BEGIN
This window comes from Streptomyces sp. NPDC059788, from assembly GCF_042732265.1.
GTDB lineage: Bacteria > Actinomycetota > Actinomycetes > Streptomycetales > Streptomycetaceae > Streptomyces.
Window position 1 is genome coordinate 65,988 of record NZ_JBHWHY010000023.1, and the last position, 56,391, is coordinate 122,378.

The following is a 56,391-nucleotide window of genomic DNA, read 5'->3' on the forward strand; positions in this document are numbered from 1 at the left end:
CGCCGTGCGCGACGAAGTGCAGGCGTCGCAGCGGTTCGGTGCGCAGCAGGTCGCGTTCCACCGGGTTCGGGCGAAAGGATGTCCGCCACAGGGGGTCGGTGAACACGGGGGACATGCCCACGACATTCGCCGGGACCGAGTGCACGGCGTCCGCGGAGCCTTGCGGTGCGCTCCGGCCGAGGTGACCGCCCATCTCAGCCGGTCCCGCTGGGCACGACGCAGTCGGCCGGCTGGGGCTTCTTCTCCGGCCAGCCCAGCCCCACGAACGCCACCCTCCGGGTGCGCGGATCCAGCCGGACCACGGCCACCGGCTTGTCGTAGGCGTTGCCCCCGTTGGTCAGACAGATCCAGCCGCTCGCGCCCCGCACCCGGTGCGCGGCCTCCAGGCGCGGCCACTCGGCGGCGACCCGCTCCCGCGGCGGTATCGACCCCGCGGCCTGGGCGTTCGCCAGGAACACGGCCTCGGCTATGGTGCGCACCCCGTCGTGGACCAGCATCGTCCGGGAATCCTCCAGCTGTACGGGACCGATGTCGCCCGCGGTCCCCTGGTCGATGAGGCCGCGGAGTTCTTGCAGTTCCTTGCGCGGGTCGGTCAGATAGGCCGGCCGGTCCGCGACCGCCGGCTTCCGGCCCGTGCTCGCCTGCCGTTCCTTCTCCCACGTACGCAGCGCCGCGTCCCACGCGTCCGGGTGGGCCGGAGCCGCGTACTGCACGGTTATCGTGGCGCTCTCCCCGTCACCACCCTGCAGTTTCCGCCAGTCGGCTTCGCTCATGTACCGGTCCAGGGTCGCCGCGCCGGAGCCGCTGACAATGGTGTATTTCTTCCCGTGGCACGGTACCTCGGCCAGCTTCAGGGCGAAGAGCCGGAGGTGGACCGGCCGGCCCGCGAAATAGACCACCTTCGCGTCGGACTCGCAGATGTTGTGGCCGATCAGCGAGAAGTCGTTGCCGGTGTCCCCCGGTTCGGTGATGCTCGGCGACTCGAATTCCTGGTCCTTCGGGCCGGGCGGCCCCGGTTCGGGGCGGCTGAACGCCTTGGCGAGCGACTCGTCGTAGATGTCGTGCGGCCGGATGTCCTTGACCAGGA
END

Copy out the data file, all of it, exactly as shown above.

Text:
This window comes from Streptomyces sp. NPDC059788, from assembly GCF_042732265.1.
GTDB lineage: Bacteria > Actinomycetota > Actinomycetes > Streptomycetales > Streptomycetaceae > Streptomyces.
Window position 1 is genome coordinate 65,988 of record NZ_JBHWHY010000023.1, and the last position, 56,391, is coordinate 122,378.

The following is a 56,391-nucleotide window of genomic DNA, read 5'->3' on the forward strand; positions in this document are numbered from 1 at the left end:
CGCCGTGCGCGACGAAGTGCAGGCGTCGCAGCGGTTCGGTGCGCAGCAGGTCGCGTTCCACCGGGTTCGGGCGAAAGGATGTCCGCCACAGGGGGTCGGTGAACACGGGGGACATGCCCACGACATTCGCCGGGACCGAGTGCACGGCGTCCGCGGAGCCTTGCGGTGCGCTCCGGCCGAGGTGACCGCCCATCTCAGCCGGTCCCGCTGGGCACGACGCAGTCGGCCGGCTGGGGCTTCTTCTCCGGCCAGCCCAGCCCCACGAACGCCACCCTCCGGGTGCGCGGATCCAGCCGGACCACGGCCACCGGCTTGTCGTAGGCGTTGCCCCCGTTGGTCAGACAGATCCAGCCGCTCGCGCCCCGCACCCGGTGCGCGGCCTCCAGGCGCGGCCACTCGGCGGCGACCCGCTCCCGCGGCGGTATCGACCCCGCGGCCTGGGCGTTCGCCAGGAACACGGCCTCGGCTATGGTGCGCACCCCGTCGTGGACCAGCATCGTCCGGGAATCCTCCAGCTGTACGGGACCGATGTCGCCCGCGGTCCCCTGGTCGATGAGGCCGCGGAGTTCTTGCAGTTCCTTGCGCGGGTCGGTCAGATAGGCCGGCCGGTCCGCGACCGCCGGCTTCCGGCCCGTGCTCGCCTGCCGTTCCTTCTCCCACGTACGCAGCGCCGCGTCCCACGCGTCCGGGTGGGCCGGAGCCGCGTACTGCACGGTTATCGTGGCGCTCTCCCCGTCACCACCCTGCAGTTTCCGCCAGTCGGCTTCGCTCATGTACCGGTCCAGGGTCGCCGCGCCGGAGCCGCTGACAATGGTGTATTTCTTCCCGTGGCACGGTACCTCGGCCAGCTTCAGGGCGAAGAGCCGGAGGTGGACCGGCCGGCCCGCGAAATAGACCACCTTCGCGTCGGACTCGCAGATGTTGTGGCCGATCAGCGAGAAGTCGTTGCCGGTGTCCCCCGGTTCGGTGATGCTCGGCGACTCGAATTCCTGGTCCTTCGGGCCGGGCGGCCCCGGTTCGGGGCGGCTGAACGCCTTGGCGAGCGACTCGTCGTAGATGTCGTGCGGCCGGATGTCCTTGACCAGGA